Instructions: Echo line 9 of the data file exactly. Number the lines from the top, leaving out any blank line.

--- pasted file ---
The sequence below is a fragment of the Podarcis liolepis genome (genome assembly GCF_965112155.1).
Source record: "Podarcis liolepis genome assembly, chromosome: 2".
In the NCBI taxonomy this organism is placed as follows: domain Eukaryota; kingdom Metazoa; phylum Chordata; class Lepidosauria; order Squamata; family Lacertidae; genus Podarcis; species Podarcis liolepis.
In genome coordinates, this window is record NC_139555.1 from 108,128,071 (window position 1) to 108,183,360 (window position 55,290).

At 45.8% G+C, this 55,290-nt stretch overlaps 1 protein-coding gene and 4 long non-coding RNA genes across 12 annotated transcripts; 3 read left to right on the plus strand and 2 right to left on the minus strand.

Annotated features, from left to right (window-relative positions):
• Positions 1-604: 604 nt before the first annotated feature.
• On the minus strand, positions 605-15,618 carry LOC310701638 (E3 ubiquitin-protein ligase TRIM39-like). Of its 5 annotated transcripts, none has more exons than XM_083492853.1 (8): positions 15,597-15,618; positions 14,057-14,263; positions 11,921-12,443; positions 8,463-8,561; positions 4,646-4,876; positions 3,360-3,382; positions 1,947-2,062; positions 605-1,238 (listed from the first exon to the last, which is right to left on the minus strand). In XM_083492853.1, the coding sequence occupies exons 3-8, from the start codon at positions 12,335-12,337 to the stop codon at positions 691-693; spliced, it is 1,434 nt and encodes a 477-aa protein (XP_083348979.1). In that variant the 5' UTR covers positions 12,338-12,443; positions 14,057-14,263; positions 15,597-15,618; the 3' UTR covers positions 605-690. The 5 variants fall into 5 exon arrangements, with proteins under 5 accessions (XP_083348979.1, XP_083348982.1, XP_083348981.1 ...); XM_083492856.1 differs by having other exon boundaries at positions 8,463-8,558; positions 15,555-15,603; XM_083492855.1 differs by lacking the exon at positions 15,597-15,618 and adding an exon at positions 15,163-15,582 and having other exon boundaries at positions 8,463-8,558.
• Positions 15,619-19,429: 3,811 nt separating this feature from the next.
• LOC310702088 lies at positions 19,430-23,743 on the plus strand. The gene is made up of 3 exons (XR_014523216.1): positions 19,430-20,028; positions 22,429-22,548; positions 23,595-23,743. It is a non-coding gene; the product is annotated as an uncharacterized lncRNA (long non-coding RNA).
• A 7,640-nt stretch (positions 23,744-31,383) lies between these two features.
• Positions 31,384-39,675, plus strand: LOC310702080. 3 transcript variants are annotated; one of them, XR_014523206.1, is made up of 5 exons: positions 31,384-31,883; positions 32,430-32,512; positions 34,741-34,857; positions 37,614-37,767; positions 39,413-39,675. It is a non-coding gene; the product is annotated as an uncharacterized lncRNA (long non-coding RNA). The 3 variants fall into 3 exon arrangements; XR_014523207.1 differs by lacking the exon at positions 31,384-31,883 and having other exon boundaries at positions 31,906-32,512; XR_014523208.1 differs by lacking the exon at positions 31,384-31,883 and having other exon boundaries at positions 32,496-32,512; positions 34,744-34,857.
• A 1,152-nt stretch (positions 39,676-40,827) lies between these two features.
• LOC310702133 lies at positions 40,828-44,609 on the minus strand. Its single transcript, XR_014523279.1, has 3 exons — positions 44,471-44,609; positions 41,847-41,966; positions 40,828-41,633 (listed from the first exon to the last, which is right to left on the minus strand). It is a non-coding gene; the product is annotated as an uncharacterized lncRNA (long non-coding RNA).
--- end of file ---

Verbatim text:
• Positions 15,619-19,429: 3,811 nt separating this feature from the next.